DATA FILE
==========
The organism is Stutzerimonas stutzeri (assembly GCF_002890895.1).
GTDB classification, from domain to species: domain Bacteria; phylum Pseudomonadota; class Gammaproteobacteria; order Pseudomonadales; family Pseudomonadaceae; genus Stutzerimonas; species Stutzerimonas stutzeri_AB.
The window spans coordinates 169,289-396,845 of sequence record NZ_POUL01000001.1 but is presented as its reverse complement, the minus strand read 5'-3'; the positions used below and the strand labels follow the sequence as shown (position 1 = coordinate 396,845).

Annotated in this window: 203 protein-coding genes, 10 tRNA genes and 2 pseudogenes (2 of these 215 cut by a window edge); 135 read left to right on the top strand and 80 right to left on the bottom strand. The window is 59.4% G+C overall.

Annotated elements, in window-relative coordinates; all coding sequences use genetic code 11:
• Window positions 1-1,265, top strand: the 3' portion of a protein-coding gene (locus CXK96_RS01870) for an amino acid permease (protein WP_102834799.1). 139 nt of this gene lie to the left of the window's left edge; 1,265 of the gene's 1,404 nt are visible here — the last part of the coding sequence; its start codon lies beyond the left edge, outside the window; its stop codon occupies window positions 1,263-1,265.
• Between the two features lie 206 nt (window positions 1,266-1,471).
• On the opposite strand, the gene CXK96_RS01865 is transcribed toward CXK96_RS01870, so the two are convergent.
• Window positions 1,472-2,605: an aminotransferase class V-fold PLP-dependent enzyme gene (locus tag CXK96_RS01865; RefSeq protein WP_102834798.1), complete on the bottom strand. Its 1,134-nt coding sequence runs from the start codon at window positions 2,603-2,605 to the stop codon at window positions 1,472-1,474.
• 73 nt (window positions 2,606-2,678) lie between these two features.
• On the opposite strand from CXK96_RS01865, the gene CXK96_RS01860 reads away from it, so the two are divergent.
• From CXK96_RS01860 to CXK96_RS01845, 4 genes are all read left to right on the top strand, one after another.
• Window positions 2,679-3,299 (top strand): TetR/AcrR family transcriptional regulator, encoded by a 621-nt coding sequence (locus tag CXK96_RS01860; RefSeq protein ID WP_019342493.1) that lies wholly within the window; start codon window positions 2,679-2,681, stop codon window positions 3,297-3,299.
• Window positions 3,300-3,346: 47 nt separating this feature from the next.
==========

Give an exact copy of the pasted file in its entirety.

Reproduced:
The organism is Stutzerimonas stutzeri (assembly GCF_002890895.1).
GTDB classification, from domain to species: domain Bacteria; phylum Pseudomonadota; class Gammaproteobacteria; order Pseudomonadales; family Pseudomonadaceae; genus Stutzerimonas; species Stutzerimonas stutzeri_AB.
The window spans coordinates 169,289-396,845 of sequence record NZ_POUL01000001.1 but is presented as its reverse complement, the minus strand read 5'-3'; the positions used below and the strand labels follow the sequence as shown (position 1 = coordinate 396,845).

Annotated in this window: 203 protein-coding genes, 10 tRNA genes and 2 pseudogenes (2 of these 215 cut by a window edge); 135 read left to right on the top strand and 80 right to left on the bottom strand. The window is 59.4% G+C overall.

Annotated elements, in window-relative coordinates; all coding sequences use genetic code 11:
• Window positions 1-1,265, top strand: the 3' portion of a protein-coding gene (locus CXK96_RS01870) for an amino acid permease (protein WP_102834799.1). 139 nt of this gene lie to the left of the window's left edge; 1,265 of the gene's 1,404 nt are visible here — the last part of the coding sequence; its start codon lies beyond the left edge, outside the window; its stop codon occupies window positions 1,263-1,265.
• Between the two features lie 206 nt (window positions 1,266-1,471).
• On the opposite strand, the gene CXK96_RS01865 is transcribed toward CXK96_RS01870, so the two are convergent.
• Window positions 1,472-2,605: an aminotransferase class V-fold PLP-dependent enzyme gene (locus tag CXK96_RS01865; RefSeq protein WP_102834798.1), complete on the bottom strand. Its 1,134-nt coding sequence runs from the start codon at window positions 2,603-2,605 to the stop codon at window positions 1,472-1,474.
• 73 nt (window positions 2,606-2,678) lie between these two features.
• On the opposite strand from CXK96_RS01865, the gene CXK96_RS01860 reads away from it, so the two are divergent.
• From CXK96_RS01860 to CXK96_RS01845, 4 genes are all read left to right on the top strand, one after another.
• Window positions 2,679-3,299 (top strand): TetR/AcrR family transcriptional regulator, encoded by a 621-nt coding sequence (locus tag CXK96_RS01860; RefSeq protein ID WP_019342493.1) that lies wholly within the window; start codon window positions 2,679-2,681, stop codon window positions 3,297-3,299.
• Window positions 3,300-3,346: 47 nt separating this feature from the next.